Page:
I wanted to come up with a scheme that could keep myself, my team and our directors busy and focussed during this time of uncertainty.
In terms of the impact this awful situation will have on our industry; I’m normally a glass half full kind of person, however, the reality is that there will be some very tough decisions being made right now by MDs of live-action production companies to ensure their companies can come out the other side.
First of all the sad truth: For some companies staff will be let go, salaries will be cut, companies will fold. There is no avoiding that, however I do believe that with the help and guidance of the APA this will be minimised by companies taking their advice, and by taking advantage of what has been put on offer by the government. Short term it will be heartbreaking, but I believe that by this time next year our industry will be buyout again and people will be working full-steam ahead. However, I think production companies will definitely think twice about the size of their work force and their outgoings. Maybe this will be the start of more companies joining forces and supporting each other more.
For some companies staff will be let go, salaries will be cut, companies will fold.
But we must not forgot, we will not be stuck in doors forever, and clients will be desperate to be shooting again once we are allowed to. I believe that when that time comes, clients, agencies and production companies will have a new found respect for the parts we all play. And, hopefully, just hopefully, we will all be a bit more patient and kinder towards each other."
If you are interested in being involved in Caviar Connects, please email firstname.lastname@example.org.
Sorcha Shepherd, Managing Executive Producer, Caviar London
Above: Sorcha Shepherd and Olivier Lefebvre.
"As in every crisis, the challenge is not always where you expect it to be. The truth is that working remotely is not exactly big news for us. We are an international network, but our agile size enables our four agencies to be truly connected. Also, I have to admit that we came well prepared, as our agency in Shanghai had to deal with the virus since January, and they are just back to normal now. Our Chinese co-workers shared their best practices at a very early stage, both from a business and safety aspects. It has been truly helpful to our other agencies in Paris, NY and LA.
Our Chinese co-workers shared their best practices at a very early stage, both from a business and safety aspects.
We started remote work in Paris, but also in New York and LA since March 12th. As a manager, the real challenge was to cope with the sudden lack of human interactions. We humans are social animals. Under such circumstances, it is vital to immediately implement a new routine so that people don’t feel lost or left aside. Agency life is a fragile and precious thing, it’s our only working capital, that’s where talent sits, where ideas emerge. With clients, the relationship actually turned closer and more intense. I’m very proud to say that we are smarter and more efficient than ever. We accompany them, we support them, we use our creativity to help them manage through the crisis. As the situation evolves, things adjust on a day-to-day basis.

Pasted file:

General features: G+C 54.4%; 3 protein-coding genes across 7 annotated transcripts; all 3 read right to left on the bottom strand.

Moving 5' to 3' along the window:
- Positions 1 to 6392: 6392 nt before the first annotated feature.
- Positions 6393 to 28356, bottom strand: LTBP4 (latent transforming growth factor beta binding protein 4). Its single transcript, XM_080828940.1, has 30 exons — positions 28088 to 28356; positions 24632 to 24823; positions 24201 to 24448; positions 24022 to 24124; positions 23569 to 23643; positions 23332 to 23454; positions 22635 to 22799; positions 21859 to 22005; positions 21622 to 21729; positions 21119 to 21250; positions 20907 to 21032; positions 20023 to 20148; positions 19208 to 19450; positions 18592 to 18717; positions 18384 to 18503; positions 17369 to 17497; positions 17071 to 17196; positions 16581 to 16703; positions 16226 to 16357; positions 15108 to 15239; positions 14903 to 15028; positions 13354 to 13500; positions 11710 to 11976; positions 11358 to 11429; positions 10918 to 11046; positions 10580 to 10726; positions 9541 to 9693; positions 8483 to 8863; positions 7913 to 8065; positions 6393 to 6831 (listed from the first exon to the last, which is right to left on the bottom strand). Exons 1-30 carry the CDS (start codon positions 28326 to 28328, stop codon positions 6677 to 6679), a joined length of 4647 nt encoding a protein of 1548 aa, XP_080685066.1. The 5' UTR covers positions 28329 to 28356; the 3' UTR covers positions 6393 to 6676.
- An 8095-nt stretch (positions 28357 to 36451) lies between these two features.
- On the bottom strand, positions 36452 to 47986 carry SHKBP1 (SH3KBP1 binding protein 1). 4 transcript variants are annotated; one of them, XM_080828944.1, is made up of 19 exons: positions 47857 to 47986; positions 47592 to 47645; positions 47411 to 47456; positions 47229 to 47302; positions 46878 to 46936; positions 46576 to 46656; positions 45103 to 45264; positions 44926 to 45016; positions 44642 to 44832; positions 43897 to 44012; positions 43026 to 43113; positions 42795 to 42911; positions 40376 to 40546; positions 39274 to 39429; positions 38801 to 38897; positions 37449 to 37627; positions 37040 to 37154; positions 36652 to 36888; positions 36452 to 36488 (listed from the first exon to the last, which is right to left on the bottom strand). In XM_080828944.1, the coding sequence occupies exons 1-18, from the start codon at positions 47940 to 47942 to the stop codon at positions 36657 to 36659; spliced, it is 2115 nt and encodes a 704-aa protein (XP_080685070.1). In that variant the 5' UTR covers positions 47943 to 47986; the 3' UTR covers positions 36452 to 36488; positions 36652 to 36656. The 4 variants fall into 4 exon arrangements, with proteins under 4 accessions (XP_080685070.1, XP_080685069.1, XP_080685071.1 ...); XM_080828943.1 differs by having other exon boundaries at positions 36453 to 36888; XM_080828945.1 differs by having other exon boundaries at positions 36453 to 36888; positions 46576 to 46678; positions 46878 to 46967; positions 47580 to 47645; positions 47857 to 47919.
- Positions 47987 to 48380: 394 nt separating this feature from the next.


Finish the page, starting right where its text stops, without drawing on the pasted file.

The worst scenario would actually be not to come prepared for what’s next. We must help companies and brands to be up and running just before lockdown ends.
As for the impact, the advertising industry is already shaken. In times of crisis, communication is the first thing that brands give up. It is absolutely normal to pause things during covid-19, and in some cases, it’s actually a vital way to save a company. At FF we are extremely lucky to already be a super-agile agency model with a digital mindset. The worst scenario would actually be not to come prepared for what’s next. We must help companies and brands to be up and running just before lockdown ends. It’s the only way out of this if we want to minimize the impact on the economy.
I believe brands will play a crucial part in supporting social and economic rebound.
In that context, agencies are a vital part of the system. We have a responsibility in giving brands and companies all the chances to make the most of the after-crisis. By strengthening brands’ relationship with their communities during lockdown, by making them useful, by preparing for the next chapter in the most agile, cost-effective way. I believe brands will play a crucial part in supporting social and economic rebound. All of our clients and many other companies are aligned with that. They are not guided by fear. They all want to save jobs and do the right thing. The good news is that the business never stops. FF Shanghai even won some big pitches during the lockdown in China..."